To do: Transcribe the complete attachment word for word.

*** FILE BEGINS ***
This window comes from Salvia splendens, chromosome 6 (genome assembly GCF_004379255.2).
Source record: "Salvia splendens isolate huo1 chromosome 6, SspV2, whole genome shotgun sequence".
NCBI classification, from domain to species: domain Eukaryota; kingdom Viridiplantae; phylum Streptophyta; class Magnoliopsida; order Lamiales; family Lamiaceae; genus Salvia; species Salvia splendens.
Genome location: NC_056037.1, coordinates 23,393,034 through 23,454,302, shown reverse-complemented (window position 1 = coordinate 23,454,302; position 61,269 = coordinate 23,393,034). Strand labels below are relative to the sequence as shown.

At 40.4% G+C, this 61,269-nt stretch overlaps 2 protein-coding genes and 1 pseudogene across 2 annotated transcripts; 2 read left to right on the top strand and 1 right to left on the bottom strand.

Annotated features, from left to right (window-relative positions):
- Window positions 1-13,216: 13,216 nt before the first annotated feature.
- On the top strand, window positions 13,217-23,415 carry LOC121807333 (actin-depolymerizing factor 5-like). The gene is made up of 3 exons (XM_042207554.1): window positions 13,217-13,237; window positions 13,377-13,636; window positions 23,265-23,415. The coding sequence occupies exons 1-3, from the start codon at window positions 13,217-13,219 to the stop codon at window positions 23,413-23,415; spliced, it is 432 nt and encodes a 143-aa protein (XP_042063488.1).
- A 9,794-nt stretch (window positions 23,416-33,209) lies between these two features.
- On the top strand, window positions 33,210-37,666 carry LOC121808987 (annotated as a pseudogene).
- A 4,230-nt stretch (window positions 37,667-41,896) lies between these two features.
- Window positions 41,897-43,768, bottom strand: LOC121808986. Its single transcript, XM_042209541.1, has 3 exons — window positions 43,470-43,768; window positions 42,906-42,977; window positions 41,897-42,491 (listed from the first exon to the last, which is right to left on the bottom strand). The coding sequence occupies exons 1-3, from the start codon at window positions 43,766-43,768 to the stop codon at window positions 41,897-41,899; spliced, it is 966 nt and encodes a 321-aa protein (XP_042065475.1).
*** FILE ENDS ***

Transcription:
This window comes from Salvia splendens, chromosome 6 (genome assembly GCF_004379255.2).
Source record: "Salvia splendens isolate huo1 chromosome 6, SspV2, whole genome shotgun sequence".
NCBI classification, from domain to species: domain Eukaryota; kingdom Viridiplantae; phylum Streptophyta; class Magnoliopsida; order Lamiales; family Lamiaceae; genus Salvia; species Salvia splendens.
Genome location: NC_056037.1, coordinates 23,393,034 through 23,454,302, shown reverse-complemented (window position 1 = coordinate 23,454,302; position 61,269 = coordinate 23,393,034). Strand labels below are relative to the sequence as shown.

At 40.4% G+C, this 61,269-nt stretch overlaps 2 protein-coding genes and 1 pseudogene across 2 annotated transcripts; 2 read left to right on the top strand and 1 right to left on the bottom strand.

Annotated features, from left to right (window-relative positions):
- Window positions 1-13,216: 13,216 nt before the first annotated feature.
- On the top strand, window positions 13,217-23,415 carry LOC121807333 (actin-depolymerizing factor 5-like). The gene is made up of 3 exons (XM_042207554.1): window positions 13,217-13,237; window positions 13,377-13,636; window positions 23,265-23,415. The coding sequence occupies exons 1-3, from the start codon at window positions 13,217-13,219 to the stop codon at window positions 23,413-23,415; spliced, it is 432 nt and encodes a 143-aa protein (XP_042063488.1).
- A 9,794-nt stretch (window positions 23,416-33,209) lies between these two features.
- On the top strand, window positions 33,210-37,666 carry LOC121808987 (annotated as a pseudogene).
- A 4,230-nt stretch (window positions 37,667-41,896) lies between these two features.
- Window positions 41,897-43,768, bottom strand: LOC121808986. Its single transcript, XM_042209541.1, has 3 exons — window positions 43,470-43,768; window positions 42,906-42,977; window positions 41,897-42,491 (listed from the first exon to the last, which is right to left on the bottom strand). The coding sequence occupies exons 1-3, from the start codon at window positions 43,766-43,768 to the stop codon at window positions 41,897-41,899; spliced, it is 966 nt and encodes a 321-aa protein (XP_042065475.1).